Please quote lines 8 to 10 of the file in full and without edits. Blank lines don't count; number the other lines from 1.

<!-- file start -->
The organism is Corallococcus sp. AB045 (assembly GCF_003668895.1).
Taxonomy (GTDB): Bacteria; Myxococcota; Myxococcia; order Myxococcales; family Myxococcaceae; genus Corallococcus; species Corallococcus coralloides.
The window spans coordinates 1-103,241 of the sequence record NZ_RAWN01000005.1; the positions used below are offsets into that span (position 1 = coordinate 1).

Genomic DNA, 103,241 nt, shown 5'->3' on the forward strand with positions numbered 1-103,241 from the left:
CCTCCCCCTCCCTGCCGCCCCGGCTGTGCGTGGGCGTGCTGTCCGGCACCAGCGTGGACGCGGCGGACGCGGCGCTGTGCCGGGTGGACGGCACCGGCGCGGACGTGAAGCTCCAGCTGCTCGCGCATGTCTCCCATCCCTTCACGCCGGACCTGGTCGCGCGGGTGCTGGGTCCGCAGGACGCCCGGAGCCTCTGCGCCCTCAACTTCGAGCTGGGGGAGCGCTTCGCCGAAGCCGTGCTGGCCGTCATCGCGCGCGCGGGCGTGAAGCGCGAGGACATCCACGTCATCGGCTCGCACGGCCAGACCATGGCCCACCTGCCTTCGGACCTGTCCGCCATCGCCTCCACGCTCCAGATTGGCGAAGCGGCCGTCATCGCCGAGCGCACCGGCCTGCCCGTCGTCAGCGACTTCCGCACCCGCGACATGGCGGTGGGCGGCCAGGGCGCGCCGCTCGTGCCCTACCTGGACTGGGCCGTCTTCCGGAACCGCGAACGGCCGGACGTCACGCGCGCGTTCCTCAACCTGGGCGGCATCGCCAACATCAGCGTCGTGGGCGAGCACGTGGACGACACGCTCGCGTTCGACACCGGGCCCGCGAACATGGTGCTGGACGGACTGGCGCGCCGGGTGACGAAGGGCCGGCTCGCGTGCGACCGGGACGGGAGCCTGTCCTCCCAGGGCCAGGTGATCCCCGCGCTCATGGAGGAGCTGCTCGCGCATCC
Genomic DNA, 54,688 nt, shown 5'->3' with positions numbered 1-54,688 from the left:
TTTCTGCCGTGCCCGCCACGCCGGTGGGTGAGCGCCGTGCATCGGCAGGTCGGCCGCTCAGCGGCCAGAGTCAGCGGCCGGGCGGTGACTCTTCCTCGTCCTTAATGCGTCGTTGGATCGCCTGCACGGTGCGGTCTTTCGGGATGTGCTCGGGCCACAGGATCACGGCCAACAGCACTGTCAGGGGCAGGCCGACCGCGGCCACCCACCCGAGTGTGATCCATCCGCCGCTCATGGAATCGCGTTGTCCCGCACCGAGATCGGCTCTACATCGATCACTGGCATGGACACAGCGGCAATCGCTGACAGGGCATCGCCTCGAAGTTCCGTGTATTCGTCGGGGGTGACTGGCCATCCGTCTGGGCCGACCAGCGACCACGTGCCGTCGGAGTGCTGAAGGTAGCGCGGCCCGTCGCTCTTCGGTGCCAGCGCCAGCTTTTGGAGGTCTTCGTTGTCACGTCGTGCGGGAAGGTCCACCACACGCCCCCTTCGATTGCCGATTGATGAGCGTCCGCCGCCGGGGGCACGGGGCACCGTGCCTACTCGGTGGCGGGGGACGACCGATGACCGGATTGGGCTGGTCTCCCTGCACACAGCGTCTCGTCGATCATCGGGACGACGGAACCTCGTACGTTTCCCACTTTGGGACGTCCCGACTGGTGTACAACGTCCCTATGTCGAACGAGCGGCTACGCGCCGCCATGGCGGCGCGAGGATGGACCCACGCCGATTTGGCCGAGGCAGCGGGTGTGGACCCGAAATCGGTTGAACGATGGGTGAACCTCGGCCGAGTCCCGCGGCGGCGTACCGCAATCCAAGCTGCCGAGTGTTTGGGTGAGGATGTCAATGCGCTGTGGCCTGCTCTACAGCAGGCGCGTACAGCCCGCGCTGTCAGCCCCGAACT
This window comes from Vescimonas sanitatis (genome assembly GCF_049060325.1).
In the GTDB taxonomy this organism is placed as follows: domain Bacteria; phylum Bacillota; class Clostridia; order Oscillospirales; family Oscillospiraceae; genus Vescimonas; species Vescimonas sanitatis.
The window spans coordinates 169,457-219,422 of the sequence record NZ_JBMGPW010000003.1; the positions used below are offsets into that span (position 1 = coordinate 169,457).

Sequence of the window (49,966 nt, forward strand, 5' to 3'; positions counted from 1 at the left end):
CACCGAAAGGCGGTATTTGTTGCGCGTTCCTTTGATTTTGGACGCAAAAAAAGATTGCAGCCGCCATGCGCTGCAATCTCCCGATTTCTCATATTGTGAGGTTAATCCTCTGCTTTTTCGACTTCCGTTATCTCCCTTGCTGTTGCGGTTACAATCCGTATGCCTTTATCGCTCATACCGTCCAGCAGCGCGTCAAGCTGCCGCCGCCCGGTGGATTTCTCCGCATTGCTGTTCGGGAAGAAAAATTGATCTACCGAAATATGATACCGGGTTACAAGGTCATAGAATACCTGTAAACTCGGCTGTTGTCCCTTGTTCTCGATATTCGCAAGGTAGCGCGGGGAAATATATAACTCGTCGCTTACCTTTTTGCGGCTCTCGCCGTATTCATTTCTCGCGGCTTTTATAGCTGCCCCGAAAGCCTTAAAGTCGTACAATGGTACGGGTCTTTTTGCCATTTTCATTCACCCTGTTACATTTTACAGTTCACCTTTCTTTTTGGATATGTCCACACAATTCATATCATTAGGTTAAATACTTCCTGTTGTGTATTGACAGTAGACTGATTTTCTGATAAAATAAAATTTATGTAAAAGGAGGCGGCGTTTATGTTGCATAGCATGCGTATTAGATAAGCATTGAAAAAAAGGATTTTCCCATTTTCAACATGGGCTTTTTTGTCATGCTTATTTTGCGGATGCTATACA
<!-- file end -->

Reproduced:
This window comes from Vescimonas sanitatis (genome assembly GCF_049060325.1).
In the GTDB taxonomy this organism is placed as follows: domain Bacteria; phylum Bacillota; class Clostridia; order Oscillospirales; family Oscillospiraceae; genus Vescimonas; species Vescimonas sanitatis.
The window spans coordinates 169,457-219,422 of the sequence record NZ_JBMGPW010000003.1; the positions used below are offsets into that span (position 1 = coordinate 169,457).